5:30pm - 6:30pm
The Miller Room 328 Havemeyer
New York, NY 10027
Abstract: Efficient and selective transport of small gas molecules using lightweight and easily processable polymeric membranes is crucial in many clean energy technologies. For a pair of wanted (A) and unwanted (B) gases, the performance of membrane separation is characterized by the permeability of A (PA) and the selectivity of A with respect to B (αAB=PA/PB). Empirically, the so-called Robeson plot, i.e. the scatter plot of αAB versus PA, exhibits a tradeoff relation, whose upper bound sets the optimal membrane separation limit. Simple thermodynamic and kinetic argument like the Freeman theory predicts that the slope magnitude (λ) of the upper bound is purely determined by the molecular size ratio as λ=[(dB/dA)^2]-1. However, systematic studies of the Robeson plot on the molecular level and a quantitative understanding of the microscopic mechanisms that control the separation ability are still missing. We perform molecular dynamics simulation to calculate the permeability of model gas molecules in coarse-grained polymer melts, from which the corresponding Robeson plot is constructed. We observe a crossover behavior of gas transport as the gas size is tuned from below to above approximately twice the monomer size. The Freeman prediction is only valid in the large gas size limit. Further investigations on the gas dynamics show that its diffusion behavior changes from a geometric obstruction mechanism to an activated trap-and-jump process.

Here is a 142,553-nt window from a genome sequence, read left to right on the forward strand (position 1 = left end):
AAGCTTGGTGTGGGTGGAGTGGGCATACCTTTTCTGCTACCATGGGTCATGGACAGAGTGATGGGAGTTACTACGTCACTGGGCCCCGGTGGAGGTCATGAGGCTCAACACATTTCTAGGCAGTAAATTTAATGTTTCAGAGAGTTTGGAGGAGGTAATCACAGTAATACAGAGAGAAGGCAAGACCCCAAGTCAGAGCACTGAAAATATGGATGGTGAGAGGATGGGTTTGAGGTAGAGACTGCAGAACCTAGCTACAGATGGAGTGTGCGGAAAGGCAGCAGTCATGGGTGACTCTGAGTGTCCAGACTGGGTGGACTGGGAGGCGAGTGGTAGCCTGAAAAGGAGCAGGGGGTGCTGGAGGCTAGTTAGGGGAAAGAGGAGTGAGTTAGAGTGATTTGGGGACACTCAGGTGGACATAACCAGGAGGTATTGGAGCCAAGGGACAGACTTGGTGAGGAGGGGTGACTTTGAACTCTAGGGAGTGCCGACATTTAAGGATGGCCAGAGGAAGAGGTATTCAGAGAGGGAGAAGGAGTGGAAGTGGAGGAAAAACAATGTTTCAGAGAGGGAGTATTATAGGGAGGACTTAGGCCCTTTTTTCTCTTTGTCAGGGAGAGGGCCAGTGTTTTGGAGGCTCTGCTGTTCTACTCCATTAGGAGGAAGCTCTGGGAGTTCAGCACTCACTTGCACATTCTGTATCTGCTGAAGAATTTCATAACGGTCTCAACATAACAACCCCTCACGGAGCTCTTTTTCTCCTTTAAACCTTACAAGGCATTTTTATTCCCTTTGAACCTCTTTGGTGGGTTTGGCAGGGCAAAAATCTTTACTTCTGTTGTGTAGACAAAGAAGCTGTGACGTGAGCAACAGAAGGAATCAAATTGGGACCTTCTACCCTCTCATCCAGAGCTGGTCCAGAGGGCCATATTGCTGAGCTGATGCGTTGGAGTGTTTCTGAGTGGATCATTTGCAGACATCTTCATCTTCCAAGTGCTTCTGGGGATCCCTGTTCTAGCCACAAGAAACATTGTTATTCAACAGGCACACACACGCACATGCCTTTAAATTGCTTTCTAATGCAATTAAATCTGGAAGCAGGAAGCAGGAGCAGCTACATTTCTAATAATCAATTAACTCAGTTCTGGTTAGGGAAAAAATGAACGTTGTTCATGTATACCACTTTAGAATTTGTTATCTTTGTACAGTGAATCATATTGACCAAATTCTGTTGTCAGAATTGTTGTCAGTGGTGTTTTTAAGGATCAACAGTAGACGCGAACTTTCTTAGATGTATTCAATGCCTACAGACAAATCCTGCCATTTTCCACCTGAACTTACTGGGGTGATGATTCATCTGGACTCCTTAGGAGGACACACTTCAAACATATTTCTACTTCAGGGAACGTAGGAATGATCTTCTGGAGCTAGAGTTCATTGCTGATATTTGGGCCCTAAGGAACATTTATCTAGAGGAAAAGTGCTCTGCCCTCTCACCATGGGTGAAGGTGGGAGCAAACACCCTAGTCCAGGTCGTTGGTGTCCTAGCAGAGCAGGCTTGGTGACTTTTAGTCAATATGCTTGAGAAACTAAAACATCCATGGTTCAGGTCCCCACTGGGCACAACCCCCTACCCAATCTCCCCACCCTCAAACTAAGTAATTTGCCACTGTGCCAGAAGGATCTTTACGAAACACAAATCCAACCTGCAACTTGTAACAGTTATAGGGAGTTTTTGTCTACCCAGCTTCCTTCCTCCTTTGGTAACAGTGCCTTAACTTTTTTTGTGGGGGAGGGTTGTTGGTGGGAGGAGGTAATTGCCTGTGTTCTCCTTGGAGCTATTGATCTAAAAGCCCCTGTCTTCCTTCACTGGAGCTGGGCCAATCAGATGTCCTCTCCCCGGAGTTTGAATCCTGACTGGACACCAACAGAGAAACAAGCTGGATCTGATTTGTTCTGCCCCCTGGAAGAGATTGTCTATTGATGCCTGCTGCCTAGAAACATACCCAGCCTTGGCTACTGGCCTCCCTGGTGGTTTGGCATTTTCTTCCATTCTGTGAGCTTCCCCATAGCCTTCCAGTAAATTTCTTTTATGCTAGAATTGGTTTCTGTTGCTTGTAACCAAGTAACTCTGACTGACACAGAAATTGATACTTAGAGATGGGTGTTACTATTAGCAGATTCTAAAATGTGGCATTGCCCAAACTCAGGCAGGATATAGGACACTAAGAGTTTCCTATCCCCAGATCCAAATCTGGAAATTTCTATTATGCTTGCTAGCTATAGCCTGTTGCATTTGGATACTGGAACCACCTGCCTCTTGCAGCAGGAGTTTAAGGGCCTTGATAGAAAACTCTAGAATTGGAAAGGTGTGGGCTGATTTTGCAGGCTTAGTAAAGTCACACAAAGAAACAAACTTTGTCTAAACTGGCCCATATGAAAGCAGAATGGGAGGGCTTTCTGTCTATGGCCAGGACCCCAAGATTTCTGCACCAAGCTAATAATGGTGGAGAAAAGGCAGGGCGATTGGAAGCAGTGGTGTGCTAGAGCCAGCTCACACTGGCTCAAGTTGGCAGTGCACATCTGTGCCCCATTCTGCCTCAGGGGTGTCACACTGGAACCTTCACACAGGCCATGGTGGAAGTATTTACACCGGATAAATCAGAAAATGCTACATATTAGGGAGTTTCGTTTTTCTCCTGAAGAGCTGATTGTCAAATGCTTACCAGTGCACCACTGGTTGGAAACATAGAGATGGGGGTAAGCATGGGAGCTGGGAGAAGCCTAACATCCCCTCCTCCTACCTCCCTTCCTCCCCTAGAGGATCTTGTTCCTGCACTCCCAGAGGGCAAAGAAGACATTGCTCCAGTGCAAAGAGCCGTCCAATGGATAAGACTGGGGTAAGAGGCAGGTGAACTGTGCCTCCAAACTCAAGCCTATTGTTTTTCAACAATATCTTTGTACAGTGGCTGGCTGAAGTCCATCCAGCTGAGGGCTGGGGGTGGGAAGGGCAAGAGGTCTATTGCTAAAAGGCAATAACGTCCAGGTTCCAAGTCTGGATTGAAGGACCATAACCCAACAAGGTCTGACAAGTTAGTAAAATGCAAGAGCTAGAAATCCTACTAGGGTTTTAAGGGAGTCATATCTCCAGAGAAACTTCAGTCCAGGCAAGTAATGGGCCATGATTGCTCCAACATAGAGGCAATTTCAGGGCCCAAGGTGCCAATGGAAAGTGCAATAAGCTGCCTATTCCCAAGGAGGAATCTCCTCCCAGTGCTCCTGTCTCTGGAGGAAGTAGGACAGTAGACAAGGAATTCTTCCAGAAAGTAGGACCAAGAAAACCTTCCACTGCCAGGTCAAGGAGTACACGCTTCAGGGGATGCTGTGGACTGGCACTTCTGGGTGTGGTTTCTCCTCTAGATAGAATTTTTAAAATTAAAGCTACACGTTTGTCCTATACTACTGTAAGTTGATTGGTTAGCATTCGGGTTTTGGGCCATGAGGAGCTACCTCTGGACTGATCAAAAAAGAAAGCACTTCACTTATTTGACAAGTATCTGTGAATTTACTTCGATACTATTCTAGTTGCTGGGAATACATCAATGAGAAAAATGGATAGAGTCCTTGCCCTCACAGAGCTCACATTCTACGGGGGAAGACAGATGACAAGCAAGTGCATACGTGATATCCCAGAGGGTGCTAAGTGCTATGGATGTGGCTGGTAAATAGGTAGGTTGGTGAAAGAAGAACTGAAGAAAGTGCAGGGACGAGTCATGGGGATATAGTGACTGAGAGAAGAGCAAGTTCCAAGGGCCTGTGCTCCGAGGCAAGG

Pizza will be provided!
Tuesday, March 7, 2017 at 5:30pm
Room 328 Havemeyer (Miller Seminar Room)
Department of Chemistry, Columbia University, Havemeyer Hall, 3000 Broadway, New York, NY 10027, USA | 212-854-2202 | http://chem.columbia.edu/